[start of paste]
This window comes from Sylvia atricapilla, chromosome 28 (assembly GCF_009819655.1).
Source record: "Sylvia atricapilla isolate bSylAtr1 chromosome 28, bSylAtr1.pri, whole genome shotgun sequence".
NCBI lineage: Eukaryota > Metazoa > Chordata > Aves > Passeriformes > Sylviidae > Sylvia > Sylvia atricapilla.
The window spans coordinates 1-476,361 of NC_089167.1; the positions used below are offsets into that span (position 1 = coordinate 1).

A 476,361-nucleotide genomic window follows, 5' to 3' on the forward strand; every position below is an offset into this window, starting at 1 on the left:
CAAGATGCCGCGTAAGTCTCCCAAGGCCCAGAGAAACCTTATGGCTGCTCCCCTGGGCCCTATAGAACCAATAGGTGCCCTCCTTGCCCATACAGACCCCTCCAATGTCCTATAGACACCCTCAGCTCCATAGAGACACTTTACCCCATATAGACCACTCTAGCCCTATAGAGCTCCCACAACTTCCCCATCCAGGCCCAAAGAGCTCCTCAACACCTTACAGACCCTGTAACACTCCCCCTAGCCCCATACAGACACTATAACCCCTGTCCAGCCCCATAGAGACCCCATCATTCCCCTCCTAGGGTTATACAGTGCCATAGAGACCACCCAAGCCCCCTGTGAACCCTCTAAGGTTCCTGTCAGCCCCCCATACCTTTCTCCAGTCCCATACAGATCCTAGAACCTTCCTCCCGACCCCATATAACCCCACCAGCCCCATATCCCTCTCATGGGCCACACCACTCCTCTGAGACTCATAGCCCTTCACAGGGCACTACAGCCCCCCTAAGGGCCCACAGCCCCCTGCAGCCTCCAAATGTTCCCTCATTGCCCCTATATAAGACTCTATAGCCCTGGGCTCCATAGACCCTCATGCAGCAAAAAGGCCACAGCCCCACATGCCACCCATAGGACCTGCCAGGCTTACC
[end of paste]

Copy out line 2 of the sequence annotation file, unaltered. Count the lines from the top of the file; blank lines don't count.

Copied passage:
Source record: "Sylvia atricapilla isolate bSylAtr1 chromosome 28, bSylAtr1.pri, whole genome shotgun sequence".